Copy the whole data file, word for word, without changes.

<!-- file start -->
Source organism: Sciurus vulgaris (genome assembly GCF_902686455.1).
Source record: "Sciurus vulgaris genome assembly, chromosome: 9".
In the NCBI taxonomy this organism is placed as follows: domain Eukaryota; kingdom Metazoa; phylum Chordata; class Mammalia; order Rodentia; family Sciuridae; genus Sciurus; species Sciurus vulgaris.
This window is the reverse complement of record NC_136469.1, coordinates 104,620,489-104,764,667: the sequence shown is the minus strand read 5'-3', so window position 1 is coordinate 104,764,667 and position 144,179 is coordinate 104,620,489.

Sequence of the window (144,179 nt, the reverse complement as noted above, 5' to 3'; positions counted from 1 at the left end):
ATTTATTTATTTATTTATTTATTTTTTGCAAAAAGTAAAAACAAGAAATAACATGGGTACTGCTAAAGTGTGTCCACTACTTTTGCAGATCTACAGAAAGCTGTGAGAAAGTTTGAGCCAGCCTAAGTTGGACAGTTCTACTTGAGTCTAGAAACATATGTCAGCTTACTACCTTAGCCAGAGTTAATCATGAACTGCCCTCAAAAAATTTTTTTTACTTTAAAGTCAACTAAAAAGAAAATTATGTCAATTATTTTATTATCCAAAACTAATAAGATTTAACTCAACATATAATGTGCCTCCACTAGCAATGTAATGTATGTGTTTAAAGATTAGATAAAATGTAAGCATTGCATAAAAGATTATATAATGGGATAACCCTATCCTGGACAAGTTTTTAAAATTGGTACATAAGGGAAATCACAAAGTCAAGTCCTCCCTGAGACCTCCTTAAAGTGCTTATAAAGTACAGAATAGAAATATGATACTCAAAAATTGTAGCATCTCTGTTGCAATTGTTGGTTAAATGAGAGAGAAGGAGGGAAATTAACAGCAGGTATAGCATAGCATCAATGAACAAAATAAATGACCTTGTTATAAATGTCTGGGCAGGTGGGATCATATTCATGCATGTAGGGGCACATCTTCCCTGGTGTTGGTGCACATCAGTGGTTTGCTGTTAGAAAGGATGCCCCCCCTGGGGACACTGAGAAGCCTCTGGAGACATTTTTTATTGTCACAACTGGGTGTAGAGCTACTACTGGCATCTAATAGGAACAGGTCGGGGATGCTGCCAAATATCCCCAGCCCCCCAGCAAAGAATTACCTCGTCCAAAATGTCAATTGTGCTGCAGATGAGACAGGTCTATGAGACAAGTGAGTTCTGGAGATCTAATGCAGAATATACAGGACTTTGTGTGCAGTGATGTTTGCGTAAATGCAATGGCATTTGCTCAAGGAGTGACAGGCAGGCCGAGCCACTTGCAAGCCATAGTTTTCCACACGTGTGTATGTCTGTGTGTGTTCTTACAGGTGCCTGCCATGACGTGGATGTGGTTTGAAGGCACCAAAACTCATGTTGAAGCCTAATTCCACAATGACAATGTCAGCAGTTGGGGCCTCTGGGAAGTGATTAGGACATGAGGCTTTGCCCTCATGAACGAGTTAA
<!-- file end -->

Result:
Source organism: Sciurus vulgaris (genome assembly GCF_902686455.1).
Source record: "Sciurus vulgaris genome assembly, chromosome: 9".
In the NCBI taxonomy this organism is placed as follows: domain Eukaryota; kingdom Metazoa; phylum Chordata; class Mammalia; order Rodentia; family Sciuridae; genus Sciurus; species Sciurus vulgaris.
This window is the reverse complement of record NC_136469.1, coordinates 104,620,489-104,764,667: the sequence shown is the minus strand read 5'-3', so window position 1 is coordinate 104,764,667 and position 144,179 is coordinate 104,620,489.

Sequence of the window (144,179 nt, the reverse complement as noted above, 5' to 3'; positions counted from 1 at the left end):
ATTTATTTATTTATTTATTTATTTTTTGCAAAAAGTAAAAACAAGAAATAACATGGGTACTGCTAAAGTGTGTCCACTACTTTTGCAGATCTACAGAAAGCTGTGAGAAAGTTTGAGCCAGCCTAAGTTGGACAGTTCTACTTGAGTCTAGAAACATATGTCAGCTTACTACCTTAGCCAGAGTTAATCATGAACTGCCCTCAAAAAATTTTTTTTACTTTAAAGTCAACTAAAAAGAAAATTATGTCAATTATTTTATTATCCAAAACTAATAAGATTTAACTCAACATATAATGTGCCTCCACTAGCAATGTAATGTATGTGTTTAAAGATTAGATAAAATGTAAGCATTGCATAAAAGATTATATAATGGGATAACCCTATCCTGGACAAGTTTTTAAAATTGGTACATAAGGGAAATCACAAAGTCAAGTCCTCCCTGAGACCTCCTTAAAGTGCTTATAAAGTACAGAATAGAAATATGATACTCAAAAATTGTAGCATCTCTGTTGCAATTGTTGGTTAAATGAGAGAGAAGGAGGGAAATTAACAGCAGGTATAGCATAGCATCAATGAACAAAATAAATGACCTTGTTATAAATGTCTGGGCAGGTGGGATCATATTCATGCATGTAGGGGCACATCTTCCCTGGTGTTGGTGCACATCAGTGGTTTGCTGTTAGAAAGGATGCCCCCCCTGGGGACACTGAGAAGCCTCTGGAGACATTTTTTATTGTCACAACTGGGTGTAGAGCTACTACTGGCATCTAATAGGAACAGGTCGGGGATGCTGCCAAATATCCCCAGCCCCCCAGCAAAGAATTACCTCGTCCAAAATGTCAATTGTGCTGCAGATGAGACAGGTCTATGAGACAAGTGAGTTCTGGAGATCTAATGCAGAATATACAGGACTTTGTGTGCAGTGATGTTTGCGTAAATGCAATGGCATTTGCTCAAGGAGTGACAGGCAGGCCGAGCCACTTGCAAGCCATAGTTTTCCACACGTGTGTATGTCTGTGTGTGTTCTTACAGGTGCCTGCCATGACGTGGATGTGGTTTGAAGGCACCAAAACTCATGTTGAAGCCTAATTCCACAATGACAATGTCAGCAGTTGGGGCCTCTGGGAAGTGATTAGGACATGAGGCTTTGCCCTCATGAACGAGTTAA